Thursday, 29 October 2009

Tea on the Blue Sofa: Whispers of Love and Longing from Africa

by Natasha Illum Berg

Last week, I borrowed two books from the library: Loving Sabotage by Amélie Nothomb and Tea on the Blue Sofa by Natasha Illum Berg. I did not know either author and chose the books solely because I liked the titles. Both novels are autobiographical and told from first person. Both, naturally, deal with love. And, by a strange coincidence, both are 136 pages long. But that’s where the similarity ends.

Tea on the Blue Sofa is not as much a novel as a long letter, or series of letters, from Anoushka (the alter ego of Natasha Illum Berg) to her murdered lover. Her grief is intense and real, and I am sure that she had no choice but to write. And that is a problem, at least for me: I felt as if I were reading someone else’s letters or diaries. It is far too personal (and how could it be otherwise?) to engage me. I was struggling to finish the book. Still. It may be not a great literary work, but it is a piece of respectable and unusual writing.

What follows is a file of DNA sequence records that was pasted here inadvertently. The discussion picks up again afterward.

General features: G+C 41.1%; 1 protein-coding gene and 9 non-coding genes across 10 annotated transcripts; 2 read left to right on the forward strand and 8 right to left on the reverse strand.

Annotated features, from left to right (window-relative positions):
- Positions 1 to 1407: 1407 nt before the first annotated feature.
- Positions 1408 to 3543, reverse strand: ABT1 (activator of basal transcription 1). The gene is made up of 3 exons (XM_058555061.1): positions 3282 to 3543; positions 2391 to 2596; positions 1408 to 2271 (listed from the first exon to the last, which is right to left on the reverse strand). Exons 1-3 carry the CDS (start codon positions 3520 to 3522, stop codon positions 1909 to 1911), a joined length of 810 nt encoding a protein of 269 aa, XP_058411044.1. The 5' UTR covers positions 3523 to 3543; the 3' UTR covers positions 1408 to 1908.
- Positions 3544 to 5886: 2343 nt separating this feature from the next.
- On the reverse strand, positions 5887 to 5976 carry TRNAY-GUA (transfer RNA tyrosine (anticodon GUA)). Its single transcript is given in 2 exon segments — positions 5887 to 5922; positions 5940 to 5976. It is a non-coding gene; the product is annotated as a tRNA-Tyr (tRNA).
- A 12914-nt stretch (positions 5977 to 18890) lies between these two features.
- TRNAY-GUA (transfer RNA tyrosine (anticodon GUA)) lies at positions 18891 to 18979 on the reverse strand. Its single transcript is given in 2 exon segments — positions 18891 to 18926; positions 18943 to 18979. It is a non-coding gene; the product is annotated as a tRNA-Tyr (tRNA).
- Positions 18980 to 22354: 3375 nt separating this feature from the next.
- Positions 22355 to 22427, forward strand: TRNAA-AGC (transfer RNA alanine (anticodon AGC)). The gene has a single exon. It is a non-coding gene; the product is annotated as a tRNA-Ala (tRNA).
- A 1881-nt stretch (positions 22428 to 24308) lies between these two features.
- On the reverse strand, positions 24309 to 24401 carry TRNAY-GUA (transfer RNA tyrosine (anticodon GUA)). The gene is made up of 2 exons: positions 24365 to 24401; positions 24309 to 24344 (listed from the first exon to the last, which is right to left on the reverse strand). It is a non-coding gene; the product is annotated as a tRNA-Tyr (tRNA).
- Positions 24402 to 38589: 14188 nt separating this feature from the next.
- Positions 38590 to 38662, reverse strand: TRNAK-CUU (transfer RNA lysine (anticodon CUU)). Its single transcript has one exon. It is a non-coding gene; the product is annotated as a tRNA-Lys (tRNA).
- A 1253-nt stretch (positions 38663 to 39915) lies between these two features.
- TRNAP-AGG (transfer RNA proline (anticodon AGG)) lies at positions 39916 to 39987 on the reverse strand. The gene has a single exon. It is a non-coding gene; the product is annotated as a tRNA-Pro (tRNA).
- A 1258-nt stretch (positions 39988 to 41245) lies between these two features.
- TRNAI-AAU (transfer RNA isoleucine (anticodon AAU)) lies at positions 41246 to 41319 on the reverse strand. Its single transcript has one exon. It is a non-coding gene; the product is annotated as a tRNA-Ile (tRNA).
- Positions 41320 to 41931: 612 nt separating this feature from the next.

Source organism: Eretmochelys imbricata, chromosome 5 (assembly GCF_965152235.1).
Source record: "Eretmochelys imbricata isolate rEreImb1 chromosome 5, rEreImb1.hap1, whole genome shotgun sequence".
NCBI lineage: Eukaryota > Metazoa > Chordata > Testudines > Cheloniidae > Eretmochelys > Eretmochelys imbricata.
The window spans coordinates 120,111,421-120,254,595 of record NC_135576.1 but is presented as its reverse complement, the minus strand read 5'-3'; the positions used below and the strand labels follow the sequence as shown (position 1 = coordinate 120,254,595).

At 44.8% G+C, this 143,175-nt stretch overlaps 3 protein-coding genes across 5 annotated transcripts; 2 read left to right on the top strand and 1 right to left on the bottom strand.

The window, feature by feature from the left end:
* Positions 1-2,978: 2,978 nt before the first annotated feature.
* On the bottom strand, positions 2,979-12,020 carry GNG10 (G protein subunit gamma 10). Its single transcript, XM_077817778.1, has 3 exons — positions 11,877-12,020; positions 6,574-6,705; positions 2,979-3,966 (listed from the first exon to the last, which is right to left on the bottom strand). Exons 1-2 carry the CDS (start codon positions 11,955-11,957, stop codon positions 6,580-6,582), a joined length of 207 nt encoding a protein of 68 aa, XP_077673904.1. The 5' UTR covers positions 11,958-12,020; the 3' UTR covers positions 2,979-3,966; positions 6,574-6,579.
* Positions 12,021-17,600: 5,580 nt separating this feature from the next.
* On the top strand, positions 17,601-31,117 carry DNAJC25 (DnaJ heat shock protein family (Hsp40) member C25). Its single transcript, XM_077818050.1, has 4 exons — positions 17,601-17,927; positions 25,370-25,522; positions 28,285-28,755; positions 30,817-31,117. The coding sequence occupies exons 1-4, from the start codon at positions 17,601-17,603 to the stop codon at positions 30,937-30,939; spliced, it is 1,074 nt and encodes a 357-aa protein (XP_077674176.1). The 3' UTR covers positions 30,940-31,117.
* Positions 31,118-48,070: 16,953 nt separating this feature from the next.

Also, I learned a few words in Swahili. For example: “A boma is a kraal.”

Tick, tock, tick, tock and then there are people who think that time is something that makes things grow, or shrink. But time has nothing to do with most things. A thousand years can not undo the split second it can take for a person to become a murderer, the rest of my life can not undo the few months of love that we had. Time is just a spectator like me. It brings nothing and takes nothing. What makes wounds heal is forgetfulness, not time. If your memory is good enough, time heals no pain and doesn’t blur blissful times.

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